The biggest surprise is that GM was able to snag a deal to sell the Saturn brand. Although the division was launched as a subsidiary for the 1991 model year, and though it has a model parts and distribution system, as a division, it seemed too integrated into the GM culture to be sold off separately. Wonder if GM is having second thoughts about what to do with Pontiac? Nah.

Source : blogs.motortrend.com/6550724/car-news/roger-penske-the-man-who-should-run-gm-will-buy-saturn/index.html

Holden Car

GM Holden Ltd is an Australian automaker based in Port Melbourne, Victoria. The company was originally independent, but since 1931 has been a subsidiary of General Motors (GM). Holden has taken charge of vehicle operations for GM in Australasia and, on behalf of GM, holds partial ownership of GM Daewoo in South Korea. Over the years, Holden has offered a broad range of locally produced vehicles, supplemented by imported GM models. In the past, Holden has offered badge engineered Isuzu, Nissan, Suzuki and Toyota models in sharing arrangements.

Holden bodyworks are manufactured at Elizabeth, South Australia, and engines are produced at Port Melbourne, Victoria. Historically, production or assembly plants were operated in all mainland states of Australia: Acacia Ridge, Queensland; Dandenong, Victoria; Mosman Park, Western Australia; Pagewood, New South Wales; and Woodville, South Australia. Until 1990, GM’s New Zealand subsidiary Holden New Zealand operated a plant based in Trentham, with a plant in Petone running until 1984. The consolidation of car production at Elizabeth was completed in 1988, but some assembly operations continued at Dandenong until 1996.

Although Holden’s involvement in exports has fluctuated since the 1950s, the declining sales of large cars in Australia has led the company to look to international markets to increase profitability; in 2006, exports alone accounted for almost AU$1.3?billion in earnings.




Port Melbourne, Victoria, Australia

Key people
Mark Reuss
Chairman and Managing Director



7015 (March 2008)

General Motors


Toyota Worldwide Presence

Toyota has factories all over the world, manufacturing or assembling vehicles for local markets, including the Corolla. Toyota has manufacturing or assembly plants in Japan, Australia, India, Canada, Indonesia, Poland, South Africa, Turkey, the United Kingdom, the United States, France, Brazil, Portugal, and more recently Pakistan, Argentina, Czech Republic, Mexico, Malaysia, Thailand, China, Vietnam, Venezuela, the Philippines, and Russia.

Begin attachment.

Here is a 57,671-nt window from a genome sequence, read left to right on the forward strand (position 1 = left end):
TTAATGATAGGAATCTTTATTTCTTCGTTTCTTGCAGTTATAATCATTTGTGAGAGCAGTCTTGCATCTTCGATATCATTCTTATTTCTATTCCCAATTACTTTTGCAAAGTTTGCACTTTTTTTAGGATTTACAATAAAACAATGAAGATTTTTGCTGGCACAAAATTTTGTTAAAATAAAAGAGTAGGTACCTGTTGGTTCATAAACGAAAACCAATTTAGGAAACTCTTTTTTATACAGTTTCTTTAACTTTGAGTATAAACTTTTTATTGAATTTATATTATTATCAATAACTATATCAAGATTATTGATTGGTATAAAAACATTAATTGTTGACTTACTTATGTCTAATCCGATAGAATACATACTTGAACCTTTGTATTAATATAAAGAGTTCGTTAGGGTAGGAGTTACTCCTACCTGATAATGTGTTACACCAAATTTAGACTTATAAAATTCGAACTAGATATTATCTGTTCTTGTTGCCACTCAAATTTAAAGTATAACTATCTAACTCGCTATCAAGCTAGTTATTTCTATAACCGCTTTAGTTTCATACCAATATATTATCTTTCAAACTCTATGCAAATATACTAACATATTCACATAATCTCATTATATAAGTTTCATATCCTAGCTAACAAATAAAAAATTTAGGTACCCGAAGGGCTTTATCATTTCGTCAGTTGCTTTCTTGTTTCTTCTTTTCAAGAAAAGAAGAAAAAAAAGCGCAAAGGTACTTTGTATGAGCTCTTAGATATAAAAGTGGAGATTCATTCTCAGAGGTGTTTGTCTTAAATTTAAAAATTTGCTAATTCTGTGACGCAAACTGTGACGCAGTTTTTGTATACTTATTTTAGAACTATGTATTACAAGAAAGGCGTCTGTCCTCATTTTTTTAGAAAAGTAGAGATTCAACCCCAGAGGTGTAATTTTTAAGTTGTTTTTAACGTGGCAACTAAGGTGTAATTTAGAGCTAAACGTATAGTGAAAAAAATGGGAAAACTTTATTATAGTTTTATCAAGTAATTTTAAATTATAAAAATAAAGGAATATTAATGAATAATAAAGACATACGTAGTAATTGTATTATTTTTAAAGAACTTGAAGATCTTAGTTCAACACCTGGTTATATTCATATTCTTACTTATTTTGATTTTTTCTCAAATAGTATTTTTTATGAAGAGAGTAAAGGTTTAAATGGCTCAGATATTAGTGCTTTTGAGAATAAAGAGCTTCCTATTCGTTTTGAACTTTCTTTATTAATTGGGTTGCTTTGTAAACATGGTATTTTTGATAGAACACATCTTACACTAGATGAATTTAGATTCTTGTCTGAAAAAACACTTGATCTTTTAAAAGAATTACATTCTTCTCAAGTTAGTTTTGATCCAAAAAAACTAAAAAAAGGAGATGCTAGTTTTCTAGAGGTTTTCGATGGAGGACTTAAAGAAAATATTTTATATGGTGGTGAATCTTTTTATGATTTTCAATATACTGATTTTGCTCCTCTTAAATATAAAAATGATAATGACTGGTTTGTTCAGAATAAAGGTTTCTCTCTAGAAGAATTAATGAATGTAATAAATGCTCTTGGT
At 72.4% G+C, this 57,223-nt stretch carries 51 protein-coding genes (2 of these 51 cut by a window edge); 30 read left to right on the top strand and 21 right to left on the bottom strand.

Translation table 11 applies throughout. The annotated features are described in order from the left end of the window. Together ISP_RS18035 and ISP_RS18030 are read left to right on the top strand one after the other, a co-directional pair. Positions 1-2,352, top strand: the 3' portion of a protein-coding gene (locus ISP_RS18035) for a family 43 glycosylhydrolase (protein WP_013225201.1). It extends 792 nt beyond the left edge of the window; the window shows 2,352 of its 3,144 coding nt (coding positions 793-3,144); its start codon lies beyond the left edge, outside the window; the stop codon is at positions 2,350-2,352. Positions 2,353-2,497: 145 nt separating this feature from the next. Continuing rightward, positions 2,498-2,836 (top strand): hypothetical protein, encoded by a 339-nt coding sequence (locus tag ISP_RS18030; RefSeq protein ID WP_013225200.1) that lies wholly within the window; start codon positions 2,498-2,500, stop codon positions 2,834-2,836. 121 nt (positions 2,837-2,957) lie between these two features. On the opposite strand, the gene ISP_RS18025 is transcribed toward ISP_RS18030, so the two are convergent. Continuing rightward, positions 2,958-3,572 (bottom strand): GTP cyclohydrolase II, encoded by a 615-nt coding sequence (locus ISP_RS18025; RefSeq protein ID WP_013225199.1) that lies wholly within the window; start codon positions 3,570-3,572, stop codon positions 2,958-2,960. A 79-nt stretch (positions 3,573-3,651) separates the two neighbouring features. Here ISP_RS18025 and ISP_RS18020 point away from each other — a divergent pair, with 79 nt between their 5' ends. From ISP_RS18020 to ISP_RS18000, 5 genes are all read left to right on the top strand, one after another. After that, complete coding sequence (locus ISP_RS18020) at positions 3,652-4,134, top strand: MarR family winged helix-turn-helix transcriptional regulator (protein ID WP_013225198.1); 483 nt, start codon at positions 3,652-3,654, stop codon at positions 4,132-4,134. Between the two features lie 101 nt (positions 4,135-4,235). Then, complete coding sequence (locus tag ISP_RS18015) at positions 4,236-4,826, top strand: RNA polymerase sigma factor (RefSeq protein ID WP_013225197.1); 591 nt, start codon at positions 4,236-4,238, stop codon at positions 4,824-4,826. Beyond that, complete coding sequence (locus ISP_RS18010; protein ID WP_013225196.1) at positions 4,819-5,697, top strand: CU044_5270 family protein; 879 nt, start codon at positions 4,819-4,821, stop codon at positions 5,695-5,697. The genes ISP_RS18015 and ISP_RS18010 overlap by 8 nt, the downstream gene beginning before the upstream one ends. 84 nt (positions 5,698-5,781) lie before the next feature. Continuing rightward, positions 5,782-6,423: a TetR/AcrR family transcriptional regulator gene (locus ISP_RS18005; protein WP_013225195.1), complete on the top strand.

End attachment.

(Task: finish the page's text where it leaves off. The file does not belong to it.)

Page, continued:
In 2002, Toyota initiated the “Innovative International Multi-purpose vehicle” project (IMV) to optimize global manufacturing and supply systems for pickup trucks and multipurpose vehicles, and to satisfy market demand in more than 140 countries worldwide. IMV called for diesel engines to be made in Thailand, gasoline engines in Indonesia and manual transmissions in the Philippines, for supply to the countries charged with vehicle production. For vehicle assembly, Toyota would use plants in Thailand, Indonesia, Argentina and South Africa. These four main IMV production and export bases supply Asia, Europe, Africa, Oceania, Latin America and the Middle East with three IMV vehicles: The Toyota Hilux (Vigo), the Toyota Fortuner, and the Toyota Innova.

Toyota has invested considerably into cleaner-burning vehicles such as the Toyota Prius, based on technology such as the Hybrid Synergy Drive. In 2002, Toyota successfully road-tested a new version of the RAV4 which ran on a Hydrogen fuel cell. Scientific American called the company its Business Brainwave of the Year in 2003 for commercializing an affordable hybrid car.